achieving that. Your post is grim reading for someone who sits on the Hello Digital board – but also essential reading and brilliant. You are getting territory here where, like all the best blogs, you are both a jewel in the crown for the West Midlands and also a thorn in the side. But maybe that’s what we need right now.

    I should also say that it was very big of Nicola Bryant to be the first to come on here with an official apology, but I would hate to think that anyone would believe Nicola did anything but a fantastic job in organising Hello Digital under incredible pressure. I think there is a collective responsibilty here and – as one of the board members – I have to shoulder some of that respnsibility and offer my sincere apologies for having failed you.

    So where do we go from here? Clearly we have a lot of work to do if we are going to achieve what we’d all like to see and position the West Midlands as being a model for digital inclusion and participation.

    Screen WM regularly hosts meetings of many if the main creative industries events organisers – including ourselves, ACEWM, AWM, Fazeley, Creative Republic, Producers Forum etc. Perhaps we could engage you to present to the group’s next meeting on what steps we could and should put in place – as standard, not as an afterthought – to ensure the region’s events are as good as they should be? I’d welcome any thoughts on this and other suggestions from you and other readers here.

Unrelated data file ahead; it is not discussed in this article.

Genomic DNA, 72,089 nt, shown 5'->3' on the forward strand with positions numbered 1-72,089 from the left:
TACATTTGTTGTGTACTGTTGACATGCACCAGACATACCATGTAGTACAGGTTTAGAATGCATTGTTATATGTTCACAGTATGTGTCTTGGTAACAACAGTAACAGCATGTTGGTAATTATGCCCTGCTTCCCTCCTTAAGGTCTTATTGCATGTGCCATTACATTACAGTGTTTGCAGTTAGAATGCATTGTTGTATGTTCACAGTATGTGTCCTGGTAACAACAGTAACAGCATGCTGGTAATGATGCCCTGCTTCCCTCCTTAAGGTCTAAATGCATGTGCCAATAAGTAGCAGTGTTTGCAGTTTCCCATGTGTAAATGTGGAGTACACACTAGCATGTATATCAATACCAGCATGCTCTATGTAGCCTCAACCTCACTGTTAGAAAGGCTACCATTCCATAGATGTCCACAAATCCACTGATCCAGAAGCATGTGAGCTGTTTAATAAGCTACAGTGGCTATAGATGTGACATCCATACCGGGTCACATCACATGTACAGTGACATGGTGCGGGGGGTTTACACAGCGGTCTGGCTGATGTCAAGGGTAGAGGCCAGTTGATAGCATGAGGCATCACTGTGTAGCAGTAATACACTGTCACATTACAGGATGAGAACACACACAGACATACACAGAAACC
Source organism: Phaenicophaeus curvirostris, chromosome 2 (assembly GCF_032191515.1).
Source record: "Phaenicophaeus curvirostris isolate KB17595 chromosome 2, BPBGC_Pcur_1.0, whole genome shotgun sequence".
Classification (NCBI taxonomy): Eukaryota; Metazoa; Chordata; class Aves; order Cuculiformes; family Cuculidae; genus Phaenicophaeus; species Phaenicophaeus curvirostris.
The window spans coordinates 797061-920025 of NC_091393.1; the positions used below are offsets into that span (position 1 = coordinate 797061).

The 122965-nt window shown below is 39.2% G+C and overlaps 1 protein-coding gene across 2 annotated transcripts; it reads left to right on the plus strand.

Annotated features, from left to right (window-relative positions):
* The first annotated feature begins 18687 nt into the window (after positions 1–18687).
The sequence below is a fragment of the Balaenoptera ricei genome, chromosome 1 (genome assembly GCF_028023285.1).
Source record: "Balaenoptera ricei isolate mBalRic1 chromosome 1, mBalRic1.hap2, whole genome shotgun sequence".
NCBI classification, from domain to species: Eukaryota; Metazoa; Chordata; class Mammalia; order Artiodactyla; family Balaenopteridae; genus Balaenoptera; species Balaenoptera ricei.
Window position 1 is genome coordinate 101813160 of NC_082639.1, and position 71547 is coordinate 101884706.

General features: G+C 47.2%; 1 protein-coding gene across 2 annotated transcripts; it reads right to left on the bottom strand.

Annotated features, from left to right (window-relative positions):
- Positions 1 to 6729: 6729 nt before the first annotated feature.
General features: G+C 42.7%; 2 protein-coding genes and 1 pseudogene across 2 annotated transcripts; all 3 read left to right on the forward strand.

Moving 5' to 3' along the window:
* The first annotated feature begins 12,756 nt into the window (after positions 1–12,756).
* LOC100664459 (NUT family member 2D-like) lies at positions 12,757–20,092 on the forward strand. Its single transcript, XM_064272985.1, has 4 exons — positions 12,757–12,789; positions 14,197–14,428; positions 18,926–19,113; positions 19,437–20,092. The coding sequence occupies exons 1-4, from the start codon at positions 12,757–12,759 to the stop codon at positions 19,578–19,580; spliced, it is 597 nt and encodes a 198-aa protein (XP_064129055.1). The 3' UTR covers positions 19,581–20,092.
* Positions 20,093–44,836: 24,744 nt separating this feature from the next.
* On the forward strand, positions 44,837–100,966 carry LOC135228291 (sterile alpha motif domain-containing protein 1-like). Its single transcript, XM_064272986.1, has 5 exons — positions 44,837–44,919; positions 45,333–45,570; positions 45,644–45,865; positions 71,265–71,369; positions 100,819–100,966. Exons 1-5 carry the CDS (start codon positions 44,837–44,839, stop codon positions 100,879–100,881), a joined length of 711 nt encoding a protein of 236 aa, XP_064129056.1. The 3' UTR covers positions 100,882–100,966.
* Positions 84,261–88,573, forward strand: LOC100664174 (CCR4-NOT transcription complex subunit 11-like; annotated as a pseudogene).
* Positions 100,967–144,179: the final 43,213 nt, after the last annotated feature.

• 24/10/2009 10:43

      Hi Jason,

      I really appreciate your message and taking on board the issues I raised in the blog.

      I’m glad you make the point about the amount of organisation required for the the Hello Digital event and know at ground level there was a huge volume of hard work and stress involved in it’s organisation and I would never in a million years knock that.

      I was Artistic Producer of DaDFest International 2009 (Disability Arts Deaf Arts Festival) in Liverpool last year. I know the sheer level of work required to put an event together. With DaDaFest it also involved stewarded blue badge parking, 4 road closures, ramps on street corners, road signs, audio description, 25 ood BSL interpreters, Plantype, Braille, Large Print as well as 300+ Disabled and Deaf artists.